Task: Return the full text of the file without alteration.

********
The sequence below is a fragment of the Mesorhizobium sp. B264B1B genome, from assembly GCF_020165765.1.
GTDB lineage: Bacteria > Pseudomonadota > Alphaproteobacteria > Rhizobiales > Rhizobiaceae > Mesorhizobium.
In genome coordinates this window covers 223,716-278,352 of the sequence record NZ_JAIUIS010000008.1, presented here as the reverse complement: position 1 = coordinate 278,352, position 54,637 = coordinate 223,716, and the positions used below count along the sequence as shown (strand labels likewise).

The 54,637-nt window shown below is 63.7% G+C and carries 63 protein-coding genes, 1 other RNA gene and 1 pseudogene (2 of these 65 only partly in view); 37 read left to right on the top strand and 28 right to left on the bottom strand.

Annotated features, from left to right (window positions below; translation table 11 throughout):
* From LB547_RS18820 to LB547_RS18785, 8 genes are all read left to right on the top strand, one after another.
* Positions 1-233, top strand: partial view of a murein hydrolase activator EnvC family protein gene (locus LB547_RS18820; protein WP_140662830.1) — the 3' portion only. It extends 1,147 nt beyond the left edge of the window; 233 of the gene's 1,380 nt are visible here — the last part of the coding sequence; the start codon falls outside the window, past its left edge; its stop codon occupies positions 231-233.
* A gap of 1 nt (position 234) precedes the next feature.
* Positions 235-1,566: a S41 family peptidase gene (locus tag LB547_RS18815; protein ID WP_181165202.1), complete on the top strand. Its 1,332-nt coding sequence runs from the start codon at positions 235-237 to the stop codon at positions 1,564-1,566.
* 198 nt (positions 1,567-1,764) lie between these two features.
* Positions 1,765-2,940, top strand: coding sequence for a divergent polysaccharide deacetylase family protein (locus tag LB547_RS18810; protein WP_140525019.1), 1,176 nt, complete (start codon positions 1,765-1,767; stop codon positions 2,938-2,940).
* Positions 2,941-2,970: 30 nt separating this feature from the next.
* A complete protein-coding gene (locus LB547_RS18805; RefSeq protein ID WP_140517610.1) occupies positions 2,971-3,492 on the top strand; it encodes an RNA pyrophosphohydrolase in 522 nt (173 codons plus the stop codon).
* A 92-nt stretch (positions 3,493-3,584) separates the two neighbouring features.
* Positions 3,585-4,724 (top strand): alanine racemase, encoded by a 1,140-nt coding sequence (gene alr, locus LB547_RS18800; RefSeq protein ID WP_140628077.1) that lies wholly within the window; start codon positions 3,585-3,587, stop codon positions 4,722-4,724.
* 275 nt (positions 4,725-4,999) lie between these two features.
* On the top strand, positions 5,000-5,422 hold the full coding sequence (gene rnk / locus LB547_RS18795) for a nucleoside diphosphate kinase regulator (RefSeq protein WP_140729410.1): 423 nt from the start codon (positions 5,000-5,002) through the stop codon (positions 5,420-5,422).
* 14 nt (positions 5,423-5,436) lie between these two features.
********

The sequence below is a fragment of the Mesorhizobium sp. B264B1B genome, from assembly GCF_020165765.1.
GTDB lineage: Bacteria > Pseudomonadota > Alphaproteobacteria > Rhizobiales > Rhizobiaceae > Mesorhizobium.
In genome coordinates this window covers 223,716-278,352 of the sequence record NZ_JAIUIS010000008.1, presented here as the reverse complement: position 1 = coordinate 278,352, position 54,637 = coordinate 223,716, and the positions used below count along the sequence as shown (strand labels likewise).

The 54,637-nt window shown below is 63.7% G+C and carries 63 protein-coding genes, 1 other RNA gene and 1 pseudogene (2 of these 65 only partly in view); 37 read left to right on the top strand and 28 right to left on the bottom strand.

Annotated features, from left to right (window positions below; translation table 11 throughout):
* From LB547_RS18820 to LB547_RS18785, 8 genes are all read left to right on the top strand, one after another.
* Positions 1-233, top strand: partial view of a murein hydrolase activator EnvC family protein gene (locus LB547_RS18820; protein WP_140662830.1) — the 3' portion only. It extends 1,147 nt beyond the left edge of the window; 233 of the gene's 1,380 nt are visible here — the last part of the coding sequence; the start codon falls outside the window, past its left edge; its stop codon occupies positions 231-233.
* A gap of 1 nt (position 234) precedes the next feature.
* Positions 235-1,566: a S41 family peptidase gene (locus tag LB547_RS18815; protein ID WP_181165202.1), complete on the top strand. Its 1,332-nt coding sequence runs from the start codon at positions 235-237 to the stop codon at positions 1,564-1,566.
* 198 nt (positions 1,567-1,764) lie between these two features.
* Positions 1,765-2,940, top strand: coding sequence for a divergent polysaccharide deacetylase family protein (locus tag LB547_RS18810; protein WP_140525019.1), 1,176 nt, complete (start codon positions 1,765-1,767; stop codon positions 2,938-2,940).
* Positions 2,941-2,970: 30 nt separating this feature from the next.
* A complete protein-coding gene (locus LB547_RS18805; RefSeq protein ID WP_140517610.1) occupies positions 2,971-3,492 on the top strand; it encodes an RNA pyrophosphohydrolase in 522 nt (173 codons plus the stop codon).
* A 92-nt stretch (positions 3,493-3,584) separates the two neighbouring features.
* Positions 3,585-4,724 (top strand): alanine racemase, encoded by a 1,140-nt coding sequence (gene alr, locus LB547_RS18800; RefSeq protein ID WP_140628077.1) that lies wholly within the window; start codon positions 3,585-3,587, stop codon positions 4,722-4,724.
* 275 nt (positions 4,725-4,999) lie between these two features.
* On the top strand, positions 5,000-5,422 hold the full coding sequence (gene rnk / locus LB547_RS18795) for a nucleoside diphosphate kinase regulator (RefSeq protein WP_140729410.1): 423 nt from the start codon (positions 5,000-5,002) through the stop codon (positions 5,420-5,422).
* 14 nt (positions 5,423-5,436) lie between these two features.